A new report from the Urban Institute and Migration Policy Institute details social-emotional, health-related and financial hardships that children with deported or detained immigrant parents face.
The tool kit is a companion to joint guidance the departments released in January to remind schools of their federal obligations to the nation's nearly 5 million English-learners.
This Education Week story examines efforts to counter discrimination and bias in a Colorado school system where 60 percent of students are English-language learners.
A Los Angeles judge ruled last fall that the state failed to ensure that districts provided English-language learners with services required under federal law.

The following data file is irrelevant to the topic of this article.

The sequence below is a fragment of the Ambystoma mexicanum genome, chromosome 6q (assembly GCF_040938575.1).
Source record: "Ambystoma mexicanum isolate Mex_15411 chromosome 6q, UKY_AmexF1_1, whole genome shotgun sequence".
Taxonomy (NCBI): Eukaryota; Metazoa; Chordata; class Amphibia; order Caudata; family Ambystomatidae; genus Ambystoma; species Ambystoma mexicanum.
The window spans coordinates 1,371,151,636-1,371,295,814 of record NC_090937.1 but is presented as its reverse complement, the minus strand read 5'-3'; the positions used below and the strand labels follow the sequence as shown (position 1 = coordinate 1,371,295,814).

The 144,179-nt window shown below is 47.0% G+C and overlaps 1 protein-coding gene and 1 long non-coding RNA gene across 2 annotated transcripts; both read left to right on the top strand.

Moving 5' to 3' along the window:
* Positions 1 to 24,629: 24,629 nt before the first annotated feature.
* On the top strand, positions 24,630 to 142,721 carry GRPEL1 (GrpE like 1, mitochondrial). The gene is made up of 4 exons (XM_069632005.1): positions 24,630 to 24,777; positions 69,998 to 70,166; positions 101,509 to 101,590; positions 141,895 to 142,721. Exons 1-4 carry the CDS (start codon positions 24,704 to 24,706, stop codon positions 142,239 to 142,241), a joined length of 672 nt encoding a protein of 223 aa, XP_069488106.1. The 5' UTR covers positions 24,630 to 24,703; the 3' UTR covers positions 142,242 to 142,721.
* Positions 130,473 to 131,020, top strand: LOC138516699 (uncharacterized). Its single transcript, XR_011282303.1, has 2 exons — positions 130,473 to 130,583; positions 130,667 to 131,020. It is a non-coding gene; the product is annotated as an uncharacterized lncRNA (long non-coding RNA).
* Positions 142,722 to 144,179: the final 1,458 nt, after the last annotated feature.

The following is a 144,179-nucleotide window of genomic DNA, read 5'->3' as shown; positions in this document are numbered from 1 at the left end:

Miami-Dade joins the District of Columbia, Chicago and a growing number of states in offering the special recognition for students.
A Migration Policy Institute report finds that children of immigrants are more likely to form "positive connections with the larger U.S. society" when schools view the students positively.
The Westminster, Calif., school system partnered with California State University-Fullerton's National Resource Center for Asian Languages to develop texts.
The complaint alleges that thousands of children are denied adequate special education services because their parents don't speak or read English.
Over the next six months, staff will interview school employees and review records and instructional materials to ensure compliance with federally mandated services for English-learners.
During the 2011-12 school year, less than one percent of teachers nationwide identified as American Indian or Alaska Native.